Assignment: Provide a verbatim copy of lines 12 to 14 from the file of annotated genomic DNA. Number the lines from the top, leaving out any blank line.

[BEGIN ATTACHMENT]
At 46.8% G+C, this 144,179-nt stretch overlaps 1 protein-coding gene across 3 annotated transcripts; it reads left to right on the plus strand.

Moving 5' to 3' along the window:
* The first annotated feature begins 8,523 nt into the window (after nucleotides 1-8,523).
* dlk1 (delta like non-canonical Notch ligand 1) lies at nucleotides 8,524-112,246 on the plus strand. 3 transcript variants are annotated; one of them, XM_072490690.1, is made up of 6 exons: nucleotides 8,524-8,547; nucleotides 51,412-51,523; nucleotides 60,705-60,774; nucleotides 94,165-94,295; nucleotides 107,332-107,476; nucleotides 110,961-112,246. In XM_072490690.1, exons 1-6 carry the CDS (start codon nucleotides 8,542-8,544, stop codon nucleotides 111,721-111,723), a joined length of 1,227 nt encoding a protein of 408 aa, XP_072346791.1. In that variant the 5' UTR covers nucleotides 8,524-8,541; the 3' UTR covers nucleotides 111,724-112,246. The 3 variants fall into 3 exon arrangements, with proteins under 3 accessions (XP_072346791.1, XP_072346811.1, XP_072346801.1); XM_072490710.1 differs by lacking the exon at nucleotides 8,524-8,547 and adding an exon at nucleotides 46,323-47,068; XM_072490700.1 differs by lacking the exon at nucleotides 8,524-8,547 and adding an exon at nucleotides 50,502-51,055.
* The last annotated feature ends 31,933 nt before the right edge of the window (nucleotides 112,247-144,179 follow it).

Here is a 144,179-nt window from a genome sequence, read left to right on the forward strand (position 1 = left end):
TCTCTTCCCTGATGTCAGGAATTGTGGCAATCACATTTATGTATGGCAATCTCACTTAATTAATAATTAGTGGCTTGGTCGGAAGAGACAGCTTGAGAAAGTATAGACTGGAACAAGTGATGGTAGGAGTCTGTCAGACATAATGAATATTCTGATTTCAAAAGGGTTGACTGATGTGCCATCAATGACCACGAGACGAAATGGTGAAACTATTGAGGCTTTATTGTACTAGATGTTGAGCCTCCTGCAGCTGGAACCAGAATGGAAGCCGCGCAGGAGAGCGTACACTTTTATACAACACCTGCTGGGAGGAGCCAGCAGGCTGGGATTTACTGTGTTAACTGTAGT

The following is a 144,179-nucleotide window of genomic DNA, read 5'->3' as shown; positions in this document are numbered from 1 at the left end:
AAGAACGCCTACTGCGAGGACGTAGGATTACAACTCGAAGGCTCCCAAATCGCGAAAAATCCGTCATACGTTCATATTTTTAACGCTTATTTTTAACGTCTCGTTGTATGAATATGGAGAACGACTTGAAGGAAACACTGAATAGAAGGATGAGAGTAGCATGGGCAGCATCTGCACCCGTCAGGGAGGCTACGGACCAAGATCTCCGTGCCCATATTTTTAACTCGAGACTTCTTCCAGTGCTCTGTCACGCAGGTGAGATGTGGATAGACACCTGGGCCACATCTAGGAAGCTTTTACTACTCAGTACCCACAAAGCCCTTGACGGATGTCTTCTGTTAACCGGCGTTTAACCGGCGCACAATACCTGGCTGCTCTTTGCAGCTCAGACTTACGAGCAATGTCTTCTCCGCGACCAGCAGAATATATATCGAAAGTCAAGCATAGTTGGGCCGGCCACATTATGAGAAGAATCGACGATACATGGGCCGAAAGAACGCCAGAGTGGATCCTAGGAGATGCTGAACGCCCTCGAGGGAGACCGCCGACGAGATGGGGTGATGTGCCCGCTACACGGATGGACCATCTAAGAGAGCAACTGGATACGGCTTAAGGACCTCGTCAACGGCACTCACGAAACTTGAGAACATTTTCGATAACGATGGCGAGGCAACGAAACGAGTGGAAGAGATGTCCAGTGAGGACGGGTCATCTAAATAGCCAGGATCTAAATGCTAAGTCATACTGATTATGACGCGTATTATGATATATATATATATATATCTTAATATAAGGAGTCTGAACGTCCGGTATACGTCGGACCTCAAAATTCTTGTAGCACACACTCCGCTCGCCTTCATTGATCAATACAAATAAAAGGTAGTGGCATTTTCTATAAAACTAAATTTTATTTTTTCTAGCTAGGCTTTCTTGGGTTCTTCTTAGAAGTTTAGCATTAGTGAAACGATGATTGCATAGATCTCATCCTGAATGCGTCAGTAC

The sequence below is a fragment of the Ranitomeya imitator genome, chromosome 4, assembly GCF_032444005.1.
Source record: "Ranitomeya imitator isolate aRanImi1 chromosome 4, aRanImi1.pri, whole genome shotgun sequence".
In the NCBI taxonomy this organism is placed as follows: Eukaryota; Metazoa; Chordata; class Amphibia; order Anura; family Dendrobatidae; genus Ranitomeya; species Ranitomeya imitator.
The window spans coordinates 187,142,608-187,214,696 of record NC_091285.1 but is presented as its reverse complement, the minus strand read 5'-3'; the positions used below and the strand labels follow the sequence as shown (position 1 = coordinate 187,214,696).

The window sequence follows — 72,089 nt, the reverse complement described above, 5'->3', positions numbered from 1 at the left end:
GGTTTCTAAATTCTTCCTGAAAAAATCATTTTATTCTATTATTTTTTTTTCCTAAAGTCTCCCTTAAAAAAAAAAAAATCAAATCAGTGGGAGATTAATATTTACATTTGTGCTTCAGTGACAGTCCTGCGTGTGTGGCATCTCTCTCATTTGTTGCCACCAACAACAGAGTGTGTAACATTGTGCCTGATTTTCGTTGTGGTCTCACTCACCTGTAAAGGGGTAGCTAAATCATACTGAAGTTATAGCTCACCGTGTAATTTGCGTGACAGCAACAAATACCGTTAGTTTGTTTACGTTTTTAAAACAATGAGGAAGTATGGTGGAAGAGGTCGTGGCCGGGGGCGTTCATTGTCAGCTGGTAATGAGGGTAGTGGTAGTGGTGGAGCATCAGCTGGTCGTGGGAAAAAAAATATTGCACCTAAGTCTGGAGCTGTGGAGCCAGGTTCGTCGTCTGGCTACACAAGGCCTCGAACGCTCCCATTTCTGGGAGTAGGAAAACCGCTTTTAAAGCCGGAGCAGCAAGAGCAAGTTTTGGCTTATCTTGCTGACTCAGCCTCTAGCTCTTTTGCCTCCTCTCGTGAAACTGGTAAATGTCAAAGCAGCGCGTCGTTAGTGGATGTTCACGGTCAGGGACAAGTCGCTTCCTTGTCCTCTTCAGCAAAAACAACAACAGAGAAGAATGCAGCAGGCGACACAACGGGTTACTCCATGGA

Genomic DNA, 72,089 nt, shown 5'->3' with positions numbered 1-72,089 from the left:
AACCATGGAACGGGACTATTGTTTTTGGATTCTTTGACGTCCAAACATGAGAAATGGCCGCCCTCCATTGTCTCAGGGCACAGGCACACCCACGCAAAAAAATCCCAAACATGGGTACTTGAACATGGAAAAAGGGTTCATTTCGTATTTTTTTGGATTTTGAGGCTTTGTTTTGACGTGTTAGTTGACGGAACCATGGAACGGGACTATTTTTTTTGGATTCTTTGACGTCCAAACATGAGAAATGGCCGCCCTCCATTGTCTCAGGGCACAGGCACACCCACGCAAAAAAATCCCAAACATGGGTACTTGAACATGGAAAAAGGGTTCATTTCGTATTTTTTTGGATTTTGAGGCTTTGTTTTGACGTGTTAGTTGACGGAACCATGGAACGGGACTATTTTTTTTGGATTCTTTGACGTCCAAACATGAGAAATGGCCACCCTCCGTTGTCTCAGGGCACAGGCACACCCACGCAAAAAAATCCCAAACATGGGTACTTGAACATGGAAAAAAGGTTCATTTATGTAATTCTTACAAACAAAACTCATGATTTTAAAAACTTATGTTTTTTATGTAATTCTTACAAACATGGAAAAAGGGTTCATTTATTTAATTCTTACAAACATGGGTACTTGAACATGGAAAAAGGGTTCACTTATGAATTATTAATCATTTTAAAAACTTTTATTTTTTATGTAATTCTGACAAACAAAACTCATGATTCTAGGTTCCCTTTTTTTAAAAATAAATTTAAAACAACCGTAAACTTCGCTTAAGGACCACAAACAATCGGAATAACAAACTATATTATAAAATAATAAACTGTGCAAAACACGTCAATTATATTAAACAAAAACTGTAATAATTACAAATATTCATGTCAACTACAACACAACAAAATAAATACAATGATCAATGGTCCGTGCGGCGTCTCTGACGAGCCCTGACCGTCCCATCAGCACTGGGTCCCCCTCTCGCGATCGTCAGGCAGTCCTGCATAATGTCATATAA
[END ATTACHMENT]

In the NCBI taxonomy this organism is placed as follows: Eukaryota; Metazoa; Chordata; class Amphibia; order Anura; family Dendrobatidae; genus Ranitomeya; species Ranitomeya imitator.
The window spans coordinates 187,142,608-187,214,696 of record NC_091285.1 but is presented as its reverse complement, the minus strand read 5'-3'; the positions used below and the strand labels follow the sequence as shown (position 1 = coordinate 187,214,696).

The window sequence follows — 72,089 nt, the reverse complement described above, 5'->3', positions numbered from 1 at the left end: